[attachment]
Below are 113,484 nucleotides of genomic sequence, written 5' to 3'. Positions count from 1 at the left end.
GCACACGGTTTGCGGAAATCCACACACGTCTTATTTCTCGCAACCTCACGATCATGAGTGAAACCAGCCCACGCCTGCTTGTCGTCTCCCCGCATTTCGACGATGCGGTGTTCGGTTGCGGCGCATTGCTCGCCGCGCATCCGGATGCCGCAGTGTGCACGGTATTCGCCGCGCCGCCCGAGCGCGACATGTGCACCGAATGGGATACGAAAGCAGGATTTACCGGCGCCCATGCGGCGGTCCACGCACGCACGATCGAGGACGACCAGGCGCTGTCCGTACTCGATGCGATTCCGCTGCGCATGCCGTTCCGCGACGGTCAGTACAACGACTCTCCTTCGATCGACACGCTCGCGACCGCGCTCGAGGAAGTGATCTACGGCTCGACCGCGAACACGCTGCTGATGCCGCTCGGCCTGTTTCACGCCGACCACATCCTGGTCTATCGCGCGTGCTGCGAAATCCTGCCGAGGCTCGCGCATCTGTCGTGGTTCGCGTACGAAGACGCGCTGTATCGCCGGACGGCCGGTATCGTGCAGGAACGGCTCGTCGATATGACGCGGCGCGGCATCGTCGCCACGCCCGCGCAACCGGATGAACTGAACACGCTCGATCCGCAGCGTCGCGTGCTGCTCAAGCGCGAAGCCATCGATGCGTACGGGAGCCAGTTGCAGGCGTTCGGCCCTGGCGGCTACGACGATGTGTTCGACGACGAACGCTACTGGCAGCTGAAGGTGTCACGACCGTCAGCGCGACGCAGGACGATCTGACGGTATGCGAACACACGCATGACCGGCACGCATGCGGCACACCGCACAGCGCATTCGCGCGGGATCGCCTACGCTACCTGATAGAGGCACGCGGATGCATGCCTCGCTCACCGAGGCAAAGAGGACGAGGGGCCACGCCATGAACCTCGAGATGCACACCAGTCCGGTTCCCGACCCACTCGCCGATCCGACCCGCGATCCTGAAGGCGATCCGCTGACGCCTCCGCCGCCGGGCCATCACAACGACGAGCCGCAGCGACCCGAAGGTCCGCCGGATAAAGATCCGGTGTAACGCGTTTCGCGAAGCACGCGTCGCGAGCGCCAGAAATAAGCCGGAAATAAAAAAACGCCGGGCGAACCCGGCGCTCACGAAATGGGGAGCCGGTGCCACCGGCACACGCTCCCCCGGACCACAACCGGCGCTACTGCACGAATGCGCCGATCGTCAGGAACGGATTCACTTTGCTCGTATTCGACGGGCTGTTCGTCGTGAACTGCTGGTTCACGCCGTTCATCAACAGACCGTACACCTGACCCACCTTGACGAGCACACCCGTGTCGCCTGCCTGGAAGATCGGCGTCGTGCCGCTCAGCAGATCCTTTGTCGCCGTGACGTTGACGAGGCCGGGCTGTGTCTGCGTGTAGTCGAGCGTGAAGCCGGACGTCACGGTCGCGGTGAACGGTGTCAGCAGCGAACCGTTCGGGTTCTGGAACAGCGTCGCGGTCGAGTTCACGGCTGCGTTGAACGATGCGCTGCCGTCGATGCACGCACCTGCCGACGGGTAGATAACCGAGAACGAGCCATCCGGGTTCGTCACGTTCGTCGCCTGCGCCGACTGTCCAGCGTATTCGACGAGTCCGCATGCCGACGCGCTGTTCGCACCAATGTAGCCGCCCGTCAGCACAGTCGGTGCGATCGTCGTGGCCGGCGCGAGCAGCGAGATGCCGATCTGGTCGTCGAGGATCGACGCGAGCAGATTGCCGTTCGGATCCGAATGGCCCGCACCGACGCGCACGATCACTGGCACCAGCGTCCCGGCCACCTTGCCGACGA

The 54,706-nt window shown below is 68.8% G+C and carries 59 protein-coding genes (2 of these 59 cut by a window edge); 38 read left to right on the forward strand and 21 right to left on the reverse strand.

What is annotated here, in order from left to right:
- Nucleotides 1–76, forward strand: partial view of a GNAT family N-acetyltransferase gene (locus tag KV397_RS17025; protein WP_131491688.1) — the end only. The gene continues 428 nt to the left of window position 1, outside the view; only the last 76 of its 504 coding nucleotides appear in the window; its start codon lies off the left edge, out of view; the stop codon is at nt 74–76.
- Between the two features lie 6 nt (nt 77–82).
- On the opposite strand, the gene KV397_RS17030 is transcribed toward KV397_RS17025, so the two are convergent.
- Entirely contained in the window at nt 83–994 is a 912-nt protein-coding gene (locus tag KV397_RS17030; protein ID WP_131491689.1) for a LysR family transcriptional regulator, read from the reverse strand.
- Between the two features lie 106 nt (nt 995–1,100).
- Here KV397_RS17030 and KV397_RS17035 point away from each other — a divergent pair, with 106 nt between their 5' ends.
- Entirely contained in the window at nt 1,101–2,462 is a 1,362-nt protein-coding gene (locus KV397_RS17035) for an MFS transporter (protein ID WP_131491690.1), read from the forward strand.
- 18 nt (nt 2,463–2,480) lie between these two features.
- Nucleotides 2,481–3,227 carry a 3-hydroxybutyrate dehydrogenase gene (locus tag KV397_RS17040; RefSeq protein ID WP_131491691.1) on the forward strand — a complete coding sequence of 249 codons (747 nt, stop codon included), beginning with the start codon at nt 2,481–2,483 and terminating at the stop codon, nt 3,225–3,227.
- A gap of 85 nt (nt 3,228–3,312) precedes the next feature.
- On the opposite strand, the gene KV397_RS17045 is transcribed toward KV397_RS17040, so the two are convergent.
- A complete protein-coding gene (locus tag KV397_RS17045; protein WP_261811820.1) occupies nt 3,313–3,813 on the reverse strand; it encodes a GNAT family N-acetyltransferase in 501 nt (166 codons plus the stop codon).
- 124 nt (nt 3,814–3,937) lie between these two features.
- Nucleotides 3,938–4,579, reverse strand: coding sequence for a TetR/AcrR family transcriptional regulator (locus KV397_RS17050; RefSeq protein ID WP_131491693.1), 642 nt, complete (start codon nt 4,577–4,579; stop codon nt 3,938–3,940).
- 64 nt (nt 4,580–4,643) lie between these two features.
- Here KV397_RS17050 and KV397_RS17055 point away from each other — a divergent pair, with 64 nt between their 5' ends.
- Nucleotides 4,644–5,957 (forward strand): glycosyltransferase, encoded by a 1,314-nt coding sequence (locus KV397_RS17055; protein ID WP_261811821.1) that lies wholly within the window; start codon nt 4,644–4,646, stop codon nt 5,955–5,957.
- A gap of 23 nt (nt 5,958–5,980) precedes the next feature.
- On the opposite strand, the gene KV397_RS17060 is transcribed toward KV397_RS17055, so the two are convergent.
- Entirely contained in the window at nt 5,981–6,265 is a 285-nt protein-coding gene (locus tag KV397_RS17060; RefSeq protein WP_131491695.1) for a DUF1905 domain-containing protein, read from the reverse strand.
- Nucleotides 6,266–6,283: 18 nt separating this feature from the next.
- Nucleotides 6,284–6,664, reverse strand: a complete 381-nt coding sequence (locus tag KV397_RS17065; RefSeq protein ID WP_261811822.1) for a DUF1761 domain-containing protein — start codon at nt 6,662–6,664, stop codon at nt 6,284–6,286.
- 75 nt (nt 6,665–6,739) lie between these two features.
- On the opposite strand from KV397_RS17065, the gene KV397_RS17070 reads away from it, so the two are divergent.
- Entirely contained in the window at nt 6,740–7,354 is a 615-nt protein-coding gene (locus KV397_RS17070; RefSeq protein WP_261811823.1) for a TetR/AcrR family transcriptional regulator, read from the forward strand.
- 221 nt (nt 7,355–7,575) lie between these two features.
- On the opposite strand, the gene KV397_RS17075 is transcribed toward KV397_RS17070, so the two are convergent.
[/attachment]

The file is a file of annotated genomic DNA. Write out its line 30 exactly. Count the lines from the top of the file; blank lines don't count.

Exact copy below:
- 221 nt (nt 7,355–7,575) lie between these two features.